I don’t seem to have any permission problems. And as far as I can tell, that site is a somewhat outdated (at least 2 years old, probably more) shotgun-style hatchet job against Bush.

I’m certainly no Bush fan (I think he’s in the running for worst President ever), but even I get a bit uncomfortable when every policy Bush has favored is “evaluated” by quoting ONLY the most violently opposed spokespeople and organizations.

I think it dilutes the message when genuine theocratically-oriented evils (like the global gag rule) are lumped in with claims that Bush irresponsibly lets the ban against “assault weapons” lapse - and quotes an organization that considers any weapon a citizen can own to be an “assault weapon.” How is this religious?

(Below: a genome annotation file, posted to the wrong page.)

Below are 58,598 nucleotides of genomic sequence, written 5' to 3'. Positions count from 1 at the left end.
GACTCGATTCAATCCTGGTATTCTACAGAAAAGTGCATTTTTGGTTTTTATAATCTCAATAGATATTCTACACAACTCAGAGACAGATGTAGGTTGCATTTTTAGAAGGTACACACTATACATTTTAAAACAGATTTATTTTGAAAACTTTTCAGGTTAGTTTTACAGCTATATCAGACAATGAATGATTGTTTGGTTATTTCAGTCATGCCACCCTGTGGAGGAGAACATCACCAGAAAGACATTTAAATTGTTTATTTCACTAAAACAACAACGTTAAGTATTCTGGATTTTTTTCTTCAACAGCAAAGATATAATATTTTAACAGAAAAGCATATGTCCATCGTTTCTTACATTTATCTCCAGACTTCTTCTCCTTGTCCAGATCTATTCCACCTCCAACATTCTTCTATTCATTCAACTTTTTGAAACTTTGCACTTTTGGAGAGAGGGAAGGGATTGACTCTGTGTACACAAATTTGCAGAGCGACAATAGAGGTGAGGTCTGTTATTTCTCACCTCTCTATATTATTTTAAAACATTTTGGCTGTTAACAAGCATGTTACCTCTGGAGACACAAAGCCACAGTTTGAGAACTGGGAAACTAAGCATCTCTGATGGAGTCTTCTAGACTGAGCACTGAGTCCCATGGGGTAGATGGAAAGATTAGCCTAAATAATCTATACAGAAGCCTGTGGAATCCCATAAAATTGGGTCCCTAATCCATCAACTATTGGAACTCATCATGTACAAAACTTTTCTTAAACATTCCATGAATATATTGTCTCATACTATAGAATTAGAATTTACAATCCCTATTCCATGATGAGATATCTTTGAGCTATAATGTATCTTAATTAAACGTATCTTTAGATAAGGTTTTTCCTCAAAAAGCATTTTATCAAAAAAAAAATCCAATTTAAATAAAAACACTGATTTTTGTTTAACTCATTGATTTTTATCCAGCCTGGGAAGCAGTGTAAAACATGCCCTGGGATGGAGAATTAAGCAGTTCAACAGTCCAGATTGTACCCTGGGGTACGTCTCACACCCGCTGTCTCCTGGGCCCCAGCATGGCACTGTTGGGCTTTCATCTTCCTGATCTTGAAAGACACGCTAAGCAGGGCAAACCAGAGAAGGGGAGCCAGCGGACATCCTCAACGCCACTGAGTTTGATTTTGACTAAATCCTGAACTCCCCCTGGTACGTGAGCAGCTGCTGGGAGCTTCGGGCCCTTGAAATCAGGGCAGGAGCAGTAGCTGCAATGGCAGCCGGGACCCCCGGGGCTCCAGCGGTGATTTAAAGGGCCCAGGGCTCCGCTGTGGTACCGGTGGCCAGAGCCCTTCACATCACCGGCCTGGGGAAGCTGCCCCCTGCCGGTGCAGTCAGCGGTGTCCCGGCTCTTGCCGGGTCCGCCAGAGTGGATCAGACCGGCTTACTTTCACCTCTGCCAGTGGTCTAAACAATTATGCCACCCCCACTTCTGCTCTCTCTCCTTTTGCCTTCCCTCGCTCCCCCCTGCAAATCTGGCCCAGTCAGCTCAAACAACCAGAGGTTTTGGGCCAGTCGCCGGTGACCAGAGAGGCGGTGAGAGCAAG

Those of us experienced at decoding creationist “scientific” arguments shouldn’t have much trouble noticing that this anti-Bush site is using exactly the same technique - assume your conclusions, cherry-pick your facts, mis-frame the issues, mine your quotes. If our opposition to Bush’s policies blind us to the dishonest manner in which they’re criticized, this explains the continuing popularity of AiG and Ken Ham. If you fervently believe the conclusions, even outright lies will smell good if you find them congenial.

Pity about that.

Weird, though. As much idiocy as Bush has inflicted upon us, why would you feel the need to exaggerate? :-)

Flint Presumed:

“This is probably simplistic. Yes, it’s really easy to say ‘Look, these guys lowered taxes, and deficits skyrocketed. Duh!’ Not so easy, but a little bit more intelligent, to look at total revenues before the tax cuts, and graph them for some period of time.”